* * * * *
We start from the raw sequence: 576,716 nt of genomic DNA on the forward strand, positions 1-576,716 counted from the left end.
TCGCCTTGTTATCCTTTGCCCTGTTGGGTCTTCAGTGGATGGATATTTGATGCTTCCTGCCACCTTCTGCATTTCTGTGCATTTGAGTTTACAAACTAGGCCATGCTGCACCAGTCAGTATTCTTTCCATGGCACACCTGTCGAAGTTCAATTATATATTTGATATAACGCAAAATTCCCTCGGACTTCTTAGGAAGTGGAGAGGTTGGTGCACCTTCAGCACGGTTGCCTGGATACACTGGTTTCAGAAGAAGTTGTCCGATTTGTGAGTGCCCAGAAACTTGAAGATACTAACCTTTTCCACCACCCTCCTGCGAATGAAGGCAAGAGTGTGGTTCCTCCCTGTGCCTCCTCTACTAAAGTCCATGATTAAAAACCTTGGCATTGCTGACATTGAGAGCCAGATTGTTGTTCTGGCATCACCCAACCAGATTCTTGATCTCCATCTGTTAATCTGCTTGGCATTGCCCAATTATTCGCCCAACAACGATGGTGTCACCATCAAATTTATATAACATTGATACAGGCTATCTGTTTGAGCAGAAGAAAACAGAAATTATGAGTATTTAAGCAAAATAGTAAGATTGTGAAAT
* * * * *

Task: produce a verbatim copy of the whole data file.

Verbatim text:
We start from the raw sequence: 576,716 nt of genomic DNA on the forward strand, positions 1-576,716 counted from the left end.
TCGCCTTGTTATCCTTTGCCCTGTTGGGTCTTCAGTGGATGGATATTTGATGCTTCCTGCCACCTTCTGCATTTCTGTGCATTTGAGTTTACAAACTAGGCCATGCTGCACCAGTCAGTATTCTTTCCATGGCACACCTGTCGAAGTTCAATTATATATTTGATATAACGCAAAATTCCCTCGGACTTCTTAGGAAGTGGAGAGGTTGGTGCACCTTCAGCACGGTTGCCTGGATACACTGGTTTCAGAAGAAGTTGTCCGATTTGTGAGTGCCCAGAAACTTGAAGATACTAACCTTTTCCACCACCCTCCTGCGAATGAAGGCAAGAGTGTGGTTCCTCCCTGTGCCTCCTCTACTAAAGTCCATGATTAAAAACCTTGGCATTGCTGACATTGAGAGCCAGATTGTTGTTCTGGCATCACCCAACCAGATTCTTGATCTCCATCTGTTAATCTGCTTGGCATTGCCCAATTATTCGCCCAACAACGATGGTGTCACCATCAAATTTATATAACATTGATACAGGCTATCTGTTTGAGCAGAAGAAAACAGAAATTATGAGTATTTAAGCAAAATAGTAAGATTGTGAAAT